Oct
3
2009

Who Discovered Gemini

In astrology Gemini people are difficult to pin down. They are very creative and mysterious. The only downside is, what they like today they would end up hating tomorrow.

Clusters of  Gemini

Gemini means “twins” in Latin. It is a constellation named after the twins Castor and Pollux in Greek mythology. The constellation is found between Taurus and Cancer. To its north are Lynx and Auriga, to the south Monoceros and Canis Minor.  Constellation Gemini has a cluster called Open Cluster M35. Northeast of Gemini is another cluster of nebula called NGC 2371. Gemini’s southern tip has Abell 21, otherwise known as the Medusa Nebula.

Gemini took its name from legendary characters in Greek mythology. Since it is a constellation, no one knows for sure who saw it first. Stars clusters have been up in the sky for the longest time.

Gemini1 Who Discovered Gemini

The myth behind Gemini

According to popular myth, Castor and Pollux, were known together as the Dioscuri.  Their story involved cattle theft. As such, the story was used as a symbol for the Milky Way as a herd of cows. When seen in astronomical maps, Gemini tended to lean away from the Milky Way. At times they are seen with one of the twins within the Milky Way, the other outside. So it appears as though Castor is taking the cattle while Pollux looks on. The story of Gemini is said to have given rise to the myth of the cows of Geryon.

 

Earliest Observers of Gemini

As early as 6000 years ago the Hindu history book called the Rig Veda already described the stars of Gemini. The Rig Veda called Gemini’s stars as the twin horsemen of the dawn. In ancient India Gemini’s stars were known as Nakula and Sahadeva. These two stars could be clearly seen at dawn in spring. This led to the belief that the twin stars meant the coming of the spring equinox. In ancient India Gemini meant Mithuna, the twins. So the old Western and Eastern meanings were one and the same.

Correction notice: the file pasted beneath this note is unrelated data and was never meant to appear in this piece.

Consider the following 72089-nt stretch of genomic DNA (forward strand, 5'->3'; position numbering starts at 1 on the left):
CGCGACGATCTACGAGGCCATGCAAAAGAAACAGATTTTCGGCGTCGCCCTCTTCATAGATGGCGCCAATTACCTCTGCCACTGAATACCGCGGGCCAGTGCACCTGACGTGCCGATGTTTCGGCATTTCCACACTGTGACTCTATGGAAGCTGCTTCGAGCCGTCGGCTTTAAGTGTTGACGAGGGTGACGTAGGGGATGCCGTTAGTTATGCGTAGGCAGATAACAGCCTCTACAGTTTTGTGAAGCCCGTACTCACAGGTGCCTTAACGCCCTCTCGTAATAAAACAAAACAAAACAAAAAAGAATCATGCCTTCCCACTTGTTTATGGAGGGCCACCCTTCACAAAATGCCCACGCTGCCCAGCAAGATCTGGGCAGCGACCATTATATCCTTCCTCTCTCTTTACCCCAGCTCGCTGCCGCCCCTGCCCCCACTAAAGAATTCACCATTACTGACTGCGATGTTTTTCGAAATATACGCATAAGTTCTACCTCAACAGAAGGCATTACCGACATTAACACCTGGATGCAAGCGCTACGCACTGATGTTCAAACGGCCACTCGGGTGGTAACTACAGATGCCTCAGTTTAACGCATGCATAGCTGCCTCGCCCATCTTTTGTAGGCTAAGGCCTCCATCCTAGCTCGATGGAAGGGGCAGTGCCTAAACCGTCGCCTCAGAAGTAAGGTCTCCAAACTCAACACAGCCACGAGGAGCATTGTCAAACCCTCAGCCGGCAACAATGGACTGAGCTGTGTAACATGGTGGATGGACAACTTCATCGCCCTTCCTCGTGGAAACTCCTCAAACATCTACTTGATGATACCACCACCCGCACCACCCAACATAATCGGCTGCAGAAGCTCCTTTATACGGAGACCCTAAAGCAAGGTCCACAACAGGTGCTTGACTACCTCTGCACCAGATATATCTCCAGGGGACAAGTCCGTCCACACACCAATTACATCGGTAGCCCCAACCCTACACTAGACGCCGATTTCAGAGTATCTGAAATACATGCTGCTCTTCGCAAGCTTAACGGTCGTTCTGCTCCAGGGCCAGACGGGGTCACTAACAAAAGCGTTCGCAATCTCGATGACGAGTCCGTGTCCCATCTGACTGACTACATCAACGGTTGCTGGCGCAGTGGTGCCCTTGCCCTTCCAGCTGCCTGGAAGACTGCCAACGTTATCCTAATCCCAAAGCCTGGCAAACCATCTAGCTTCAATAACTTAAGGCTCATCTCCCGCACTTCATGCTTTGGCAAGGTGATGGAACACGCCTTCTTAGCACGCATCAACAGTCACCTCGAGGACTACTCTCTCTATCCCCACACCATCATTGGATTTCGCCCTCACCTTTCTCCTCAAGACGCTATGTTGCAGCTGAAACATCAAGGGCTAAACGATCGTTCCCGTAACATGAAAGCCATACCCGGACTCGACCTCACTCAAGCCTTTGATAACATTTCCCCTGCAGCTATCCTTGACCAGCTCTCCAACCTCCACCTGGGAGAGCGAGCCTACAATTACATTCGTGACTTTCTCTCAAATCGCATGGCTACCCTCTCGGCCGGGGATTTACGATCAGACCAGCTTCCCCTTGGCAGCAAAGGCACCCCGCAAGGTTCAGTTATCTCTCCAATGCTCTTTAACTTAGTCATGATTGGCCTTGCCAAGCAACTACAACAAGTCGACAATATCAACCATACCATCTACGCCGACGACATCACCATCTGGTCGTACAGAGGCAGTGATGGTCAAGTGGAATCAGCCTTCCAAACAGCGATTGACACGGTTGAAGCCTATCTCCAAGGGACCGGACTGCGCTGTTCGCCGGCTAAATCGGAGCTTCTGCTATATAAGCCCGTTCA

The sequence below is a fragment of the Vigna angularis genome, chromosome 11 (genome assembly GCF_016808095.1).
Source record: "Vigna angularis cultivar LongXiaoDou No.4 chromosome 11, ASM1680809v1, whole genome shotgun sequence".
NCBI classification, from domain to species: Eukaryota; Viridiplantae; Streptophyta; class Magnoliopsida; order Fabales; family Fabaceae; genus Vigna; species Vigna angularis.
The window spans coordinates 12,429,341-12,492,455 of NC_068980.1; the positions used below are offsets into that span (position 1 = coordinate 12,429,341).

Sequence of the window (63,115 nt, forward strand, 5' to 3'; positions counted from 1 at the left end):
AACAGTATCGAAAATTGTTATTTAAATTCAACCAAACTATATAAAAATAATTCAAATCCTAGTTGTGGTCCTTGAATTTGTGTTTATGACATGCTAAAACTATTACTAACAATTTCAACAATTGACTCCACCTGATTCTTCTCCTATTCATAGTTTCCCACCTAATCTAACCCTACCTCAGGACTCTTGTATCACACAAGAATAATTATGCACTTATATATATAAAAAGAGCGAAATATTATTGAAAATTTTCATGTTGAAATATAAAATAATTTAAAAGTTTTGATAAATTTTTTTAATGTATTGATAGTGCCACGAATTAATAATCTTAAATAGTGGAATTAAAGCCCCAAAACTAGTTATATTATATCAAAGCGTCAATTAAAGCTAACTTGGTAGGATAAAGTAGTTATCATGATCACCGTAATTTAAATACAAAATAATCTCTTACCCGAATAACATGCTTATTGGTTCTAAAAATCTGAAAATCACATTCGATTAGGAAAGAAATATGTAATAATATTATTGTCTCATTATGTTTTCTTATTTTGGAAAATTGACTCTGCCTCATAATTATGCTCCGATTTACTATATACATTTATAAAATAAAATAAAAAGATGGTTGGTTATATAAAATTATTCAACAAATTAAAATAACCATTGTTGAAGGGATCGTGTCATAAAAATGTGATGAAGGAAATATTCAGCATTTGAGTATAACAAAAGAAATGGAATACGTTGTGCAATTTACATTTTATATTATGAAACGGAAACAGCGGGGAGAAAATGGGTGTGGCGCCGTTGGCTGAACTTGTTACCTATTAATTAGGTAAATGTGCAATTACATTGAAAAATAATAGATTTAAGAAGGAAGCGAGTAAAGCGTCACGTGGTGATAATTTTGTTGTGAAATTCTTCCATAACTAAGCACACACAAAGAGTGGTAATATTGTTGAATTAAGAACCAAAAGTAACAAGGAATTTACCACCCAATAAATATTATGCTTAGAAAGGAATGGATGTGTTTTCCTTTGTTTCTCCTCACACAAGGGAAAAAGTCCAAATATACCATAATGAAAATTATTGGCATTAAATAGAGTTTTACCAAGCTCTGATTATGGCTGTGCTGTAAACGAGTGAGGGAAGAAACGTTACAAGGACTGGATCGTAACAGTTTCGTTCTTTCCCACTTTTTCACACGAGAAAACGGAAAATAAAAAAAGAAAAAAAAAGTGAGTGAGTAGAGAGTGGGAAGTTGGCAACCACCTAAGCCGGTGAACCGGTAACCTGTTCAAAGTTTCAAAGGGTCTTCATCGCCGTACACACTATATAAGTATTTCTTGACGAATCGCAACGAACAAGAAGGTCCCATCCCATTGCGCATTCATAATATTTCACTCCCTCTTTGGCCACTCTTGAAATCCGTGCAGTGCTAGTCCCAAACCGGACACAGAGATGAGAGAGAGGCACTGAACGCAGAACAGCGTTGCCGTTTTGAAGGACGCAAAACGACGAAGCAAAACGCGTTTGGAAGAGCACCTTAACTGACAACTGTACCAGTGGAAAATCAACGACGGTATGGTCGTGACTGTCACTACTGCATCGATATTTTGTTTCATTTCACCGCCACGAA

Gemini Who Discovered Gemini

The teachings of ancient India spread westwards to the Far East around 5000 BC. It caught on in Babylon as it did in the rest of the Middle East. Babylonians adopted Indian astronomy to keep track of the seasons for sea travel. Ancient Babylonians called Gemini as Mastabba Galgal, which meant the great twins. But the Babylonains put a spin to it: They came up with their own epic whose heroes were twins Gilgamesh and Enkidu. The great twins fought the gods in search of immortality.

Gemini in ancient Egypt and Greece

Ancient Egypt’s version took the form of twin goats which stood for the two stars told about in the Ramissede Hour Tables. The Ramissede was a book that told time through the position of stars in the night sky. Ancient Egyptians had observed that the two stars of Gemini did rise and follow each other at dawn.

Around 1000 BC, the Greeks picked up on that as well. The Greeks borrowed freely from ancient Babylonian and Egyptian astronomy. Perhaps they were a little more creative in that they embellished the stories behind the constellations with human drama.

When the Romans invaded Greece, the vicious cycle of lifting and borrowing went on. The Romans changed Polydeuces’s name to Pollux. But it came to a point where Gemini took on a single status because either one of the old names went missing for some time.

Gemini to according to sailors

Today, folk sailors still believe Castor and Pollux guide their ships and point their way back. In times of danger, Castor and Pollux send St. Elmo’s fire to signal an oncoming   bad luck.



About the Author:

Sam Reese is a web enthusiasts and blogger. He is a history student and loves to write and read histories of different things.

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